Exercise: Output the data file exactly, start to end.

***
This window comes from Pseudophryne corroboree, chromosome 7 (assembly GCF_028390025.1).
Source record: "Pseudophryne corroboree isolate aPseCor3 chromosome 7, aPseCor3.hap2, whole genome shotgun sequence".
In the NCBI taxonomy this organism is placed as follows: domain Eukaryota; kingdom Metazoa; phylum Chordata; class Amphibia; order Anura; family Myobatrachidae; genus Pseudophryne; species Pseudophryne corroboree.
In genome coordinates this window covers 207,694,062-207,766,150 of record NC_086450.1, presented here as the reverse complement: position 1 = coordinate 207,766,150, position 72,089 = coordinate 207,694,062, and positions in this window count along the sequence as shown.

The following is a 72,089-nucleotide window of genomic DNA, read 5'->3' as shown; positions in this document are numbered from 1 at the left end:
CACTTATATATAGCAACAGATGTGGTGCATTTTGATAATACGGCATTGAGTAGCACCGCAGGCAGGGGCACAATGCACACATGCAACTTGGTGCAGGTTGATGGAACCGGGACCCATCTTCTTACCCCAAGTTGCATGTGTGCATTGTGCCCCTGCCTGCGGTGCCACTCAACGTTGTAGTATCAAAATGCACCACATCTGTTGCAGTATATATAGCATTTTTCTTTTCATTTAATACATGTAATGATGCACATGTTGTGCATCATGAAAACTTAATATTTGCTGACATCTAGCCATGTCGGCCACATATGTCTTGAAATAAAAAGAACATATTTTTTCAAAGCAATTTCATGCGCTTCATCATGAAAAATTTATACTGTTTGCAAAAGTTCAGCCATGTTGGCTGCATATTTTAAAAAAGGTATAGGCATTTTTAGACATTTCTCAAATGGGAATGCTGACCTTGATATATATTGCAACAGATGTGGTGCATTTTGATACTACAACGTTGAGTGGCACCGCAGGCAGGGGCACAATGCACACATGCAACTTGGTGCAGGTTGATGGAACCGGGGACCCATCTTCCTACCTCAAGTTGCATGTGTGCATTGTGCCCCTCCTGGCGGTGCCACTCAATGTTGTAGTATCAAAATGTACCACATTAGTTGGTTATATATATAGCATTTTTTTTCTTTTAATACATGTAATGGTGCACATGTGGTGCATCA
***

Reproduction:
This window comes from Pseudophryne corroboree, chromosome 7 (assembly GCF_028390025.1).
Source record: "Pseudophryne corroboree isolate aPseCor3 chromosome 7, aPseCor3.hap2, whole genome shotgun sequence".
In the NCBI taxonomy this organism is placed as follows: domain Eukaryota; kingdom Metazoa; phylum Chordata; class Amphibia; order Anura; family Myobatrachidae; genus Pseudophryne; species Pseudophryne corroboree.
In genome coordinates this window covers 207,694,062-207,766,150 of record NC_086450.1, presented here as the reverse complement: position 1 = coordinate 207,766,150, position 72,089 = coordinate 207,694,062, and positions in this window count along the sequence as shown.

The following is a 72,089-nucleotide window of genomic DNA, read 5'->3' as shown; positions in this document are numbered from 1 at the left end:
CACTTATATATAGCAACAGATGTGGTGCATTTTGATAATACGGCATTGAGTAGCACCGCAGGCAGGGGCACAATGCACACATGCAACTTGGTGCAGGTTGATGGAACCGGGACCCATCTTCTTACCCCAAGTTGCATGTGTGCATTGTGCCCCTGCCTGCGGTGCCACTCAACGTTGTAGTATCAAAATGCACCACATCTGTTGCAGTATATATAGCATTTTTCTTTTCATTTAATACATGTAATGATGCACATGTTGTGCATCATGAAAACTTAATATTTGCTGACATCTAGCCATGTCGGCCACATATGTCTTGAAATAAAAAGAACATATTTTTTCAAAGCAATTTCATGCGCTTCATCATGAAAAATTTATACTGTTTGCAAAAGTTCAGCCATGTTGGCTGCATATTTTAAAAAAGGTATAGGCATTTTTAGACATTTCTCAAATGGGAATGCTGACCTTGATATATATTGCAACAGATGTGGTGCATTTTGATACTACAACGTTGAGTGGCACCGCAGGCAGGGGCACAATGCACACATGCAACTTGGTGCAGGTTGATGGAACCGGGGACCCATCTTCCTACCTCAAGTTGCATGTGTGCATTGTGCCCCTCCTGGCGGTGCCACTCAATGTTGTAGTATCAAAATGTACCACATTAGTTGGTTATATATATAGCATTTTTTTTCTTTTAATACATGTAATGGTGCACATGTGGTGCATCA